Federal Court Rejects EPA Overreaching Into Clean Water Act Section 404 Permitting in Victory for Crowell & Moring Client National Mining Association
On Oct. 6, 2011, Judge Reggie B. Walton of the U.S. District Court for the District of Columbia ruled in favor of the National Mining Association ("NMA") and the State of West Virginia and set aside a series of actions by the U.S. Environmental Protection Agency ("EPA") intended to expand its authority under Section 404 of the Clean Water Act.
Specifically, the court declared unlawful the Enhanced Coordination Process ("EC Process") established by EPA and the U.S. Army Corps of Engineers ("Corps") to purportedly facilitate the review of permit applications under Section 404 of the Clean Water Act for coal mining operations, but which actually brought coal mining permitting in Appalachia to a virtual halt. See National Mining Association et. al. v. Jackson et. al., 816 F.Supp.2d 37 (D.D.C. 2011). The decision has implications for Section 404 and administrative law that reach beyond coal mining permitting, as explained further below.
Background on the EC Process
EPA and the Corps established the EC Process in June 2009. The first step of the EC Process involved a screening procedure, whereby EPA reviewed a large number of permit applications and determined which would be subject to further enhanced coordination. EPA had never before screened permit applications in this manner under Section 404. Once permits were earmarked for the EC Process, they were supposed to be subject to a 60-day coordination period. There was, however, no requirement for EPA and the Corps to initiate that coordination period in a timely manner, and indeed, many permits were trapped awaiting such initiation.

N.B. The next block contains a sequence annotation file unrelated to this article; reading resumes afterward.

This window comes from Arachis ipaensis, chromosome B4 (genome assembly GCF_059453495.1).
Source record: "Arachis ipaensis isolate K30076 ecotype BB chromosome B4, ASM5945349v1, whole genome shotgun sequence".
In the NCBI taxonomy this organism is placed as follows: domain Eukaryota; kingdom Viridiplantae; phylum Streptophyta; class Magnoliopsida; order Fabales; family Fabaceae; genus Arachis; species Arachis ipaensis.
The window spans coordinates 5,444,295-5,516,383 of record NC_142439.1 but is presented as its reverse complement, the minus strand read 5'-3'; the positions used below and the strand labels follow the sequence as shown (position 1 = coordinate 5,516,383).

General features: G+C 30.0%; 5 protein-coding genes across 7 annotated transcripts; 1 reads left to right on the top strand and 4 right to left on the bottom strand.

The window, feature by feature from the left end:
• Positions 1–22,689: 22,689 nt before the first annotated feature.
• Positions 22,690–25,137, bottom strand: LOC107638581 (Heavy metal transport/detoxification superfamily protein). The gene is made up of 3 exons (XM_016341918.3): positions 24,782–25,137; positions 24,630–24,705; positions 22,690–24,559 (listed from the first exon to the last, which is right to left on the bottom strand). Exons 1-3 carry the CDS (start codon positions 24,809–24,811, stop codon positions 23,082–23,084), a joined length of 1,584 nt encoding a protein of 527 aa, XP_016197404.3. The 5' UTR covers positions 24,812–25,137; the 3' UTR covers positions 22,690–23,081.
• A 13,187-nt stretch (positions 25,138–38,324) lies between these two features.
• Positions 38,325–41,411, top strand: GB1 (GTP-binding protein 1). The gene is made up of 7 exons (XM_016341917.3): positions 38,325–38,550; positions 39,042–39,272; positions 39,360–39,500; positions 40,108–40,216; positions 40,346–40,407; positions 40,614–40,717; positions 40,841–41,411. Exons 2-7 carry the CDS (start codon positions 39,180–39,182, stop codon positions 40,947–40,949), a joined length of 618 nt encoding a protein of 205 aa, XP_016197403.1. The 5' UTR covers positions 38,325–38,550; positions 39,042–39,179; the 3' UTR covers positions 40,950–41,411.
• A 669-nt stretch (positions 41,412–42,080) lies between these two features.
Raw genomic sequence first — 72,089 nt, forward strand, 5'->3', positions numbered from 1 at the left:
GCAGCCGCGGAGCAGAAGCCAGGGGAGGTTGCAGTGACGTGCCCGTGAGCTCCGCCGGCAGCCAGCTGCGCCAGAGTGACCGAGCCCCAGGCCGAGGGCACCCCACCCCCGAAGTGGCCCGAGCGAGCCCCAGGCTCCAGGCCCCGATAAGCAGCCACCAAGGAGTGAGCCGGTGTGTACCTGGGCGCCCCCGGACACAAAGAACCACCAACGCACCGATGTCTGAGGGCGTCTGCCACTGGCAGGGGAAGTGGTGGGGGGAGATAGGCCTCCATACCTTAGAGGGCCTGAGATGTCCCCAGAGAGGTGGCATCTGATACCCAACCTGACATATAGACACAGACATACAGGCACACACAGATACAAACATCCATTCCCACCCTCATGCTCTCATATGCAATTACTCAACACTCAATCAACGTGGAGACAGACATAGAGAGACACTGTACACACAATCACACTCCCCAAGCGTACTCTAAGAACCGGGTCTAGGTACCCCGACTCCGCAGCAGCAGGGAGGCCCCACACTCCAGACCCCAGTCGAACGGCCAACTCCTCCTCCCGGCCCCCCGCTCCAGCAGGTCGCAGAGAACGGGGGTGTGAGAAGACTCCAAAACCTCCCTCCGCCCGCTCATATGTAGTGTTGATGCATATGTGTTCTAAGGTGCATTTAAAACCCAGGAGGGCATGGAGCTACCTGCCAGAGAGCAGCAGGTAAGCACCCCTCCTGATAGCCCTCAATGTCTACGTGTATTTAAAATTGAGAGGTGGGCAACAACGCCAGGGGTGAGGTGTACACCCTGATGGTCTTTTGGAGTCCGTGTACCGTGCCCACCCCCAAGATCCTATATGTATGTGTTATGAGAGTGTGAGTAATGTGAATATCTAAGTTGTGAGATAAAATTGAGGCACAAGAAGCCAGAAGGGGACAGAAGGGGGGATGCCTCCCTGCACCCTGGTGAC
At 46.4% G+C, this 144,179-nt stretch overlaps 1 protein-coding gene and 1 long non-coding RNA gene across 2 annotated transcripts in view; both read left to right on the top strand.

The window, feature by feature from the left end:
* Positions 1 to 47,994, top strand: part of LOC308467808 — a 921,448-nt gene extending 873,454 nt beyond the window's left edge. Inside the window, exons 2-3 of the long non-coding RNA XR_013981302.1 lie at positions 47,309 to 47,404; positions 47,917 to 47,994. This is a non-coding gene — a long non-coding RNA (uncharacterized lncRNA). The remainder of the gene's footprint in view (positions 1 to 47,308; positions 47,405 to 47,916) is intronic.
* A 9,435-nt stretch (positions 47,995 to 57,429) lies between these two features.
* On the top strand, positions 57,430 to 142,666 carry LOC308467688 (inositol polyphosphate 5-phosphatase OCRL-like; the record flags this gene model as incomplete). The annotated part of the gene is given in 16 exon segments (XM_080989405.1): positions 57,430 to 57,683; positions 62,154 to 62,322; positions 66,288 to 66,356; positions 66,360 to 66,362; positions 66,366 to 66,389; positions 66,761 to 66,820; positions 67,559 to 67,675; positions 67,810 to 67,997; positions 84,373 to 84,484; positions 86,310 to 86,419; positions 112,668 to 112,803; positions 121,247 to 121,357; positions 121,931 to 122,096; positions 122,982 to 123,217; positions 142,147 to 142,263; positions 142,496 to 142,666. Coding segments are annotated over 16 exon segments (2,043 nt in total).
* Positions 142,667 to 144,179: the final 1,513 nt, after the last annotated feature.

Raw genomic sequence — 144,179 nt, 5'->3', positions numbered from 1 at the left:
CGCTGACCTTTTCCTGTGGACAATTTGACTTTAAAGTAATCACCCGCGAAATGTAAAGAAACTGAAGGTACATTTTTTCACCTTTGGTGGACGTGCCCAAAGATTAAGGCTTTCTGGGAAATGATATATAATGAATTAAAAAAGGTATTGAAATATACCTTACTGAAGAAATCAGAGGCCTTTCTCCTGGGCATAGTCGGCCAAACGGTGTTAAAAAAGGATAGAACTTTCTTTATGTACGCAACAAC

NMA and the State of West Virginia argued that the EC Process resulted in widespread delays in the review and processing of dozens of Section 404 permits for coal-mining companies. They further argued that the EC Process imposed new procedural and substantive requirements that departed from the codified Section 404 process, and that the agencies launched the EC Process without following notice-and-comment procedures.
The Federal Court's Rejection of the EC Process
Upon considering the summary judgment briefing and oral argument (with Crowell & Moring partner Kirsten Nathanson arguing for NMA), Judge Walton ruled that the EC Process and its screening procedure were unlawful and should be set aside.
Judge Walton's sweeping decision – in which he ruled for NMA and the State of West Virginia on all claims – is an important victory not just for coal mining companies subject to the EC Process, but for all entities that must obtain Clean Water Act Section 404 permits. The decision affirms, as a matter of unambiguous statutory interpretation, that the Corps is "the principal player in the  permitting process" and that EPA is not free to expand its role in the 404 process beyond those that are specifically provided by Congress. The decision provides regulatory certainty that the Corps' longstanding, codified regulations will govern the review and processing of Section 404 permits, rather than alternate procedures that reallocate the division of authority in Section 404.
This decision also validates the basic administrative law requirement that agencies must provide notice and an opportunity for comment before subjecting regulated entities to new legal requirements. EPA argued that the EC Process and the screening procedure were mere "policy statements" or "procedural rules" that are not subject to the Administrative Procedure Act's notice-and-comment requirements. Judge Walton rejected EPA's position, holding that EPA had created new procedural and substantive legal requirements, which should have been promulgated through notice and comment. This decision provides another arrow in the quiver for entities seeking to challenge agency "guidance" documents as unlawfully promulgated legislative rules in disguise.
To read a complete copy of the decision, click here.
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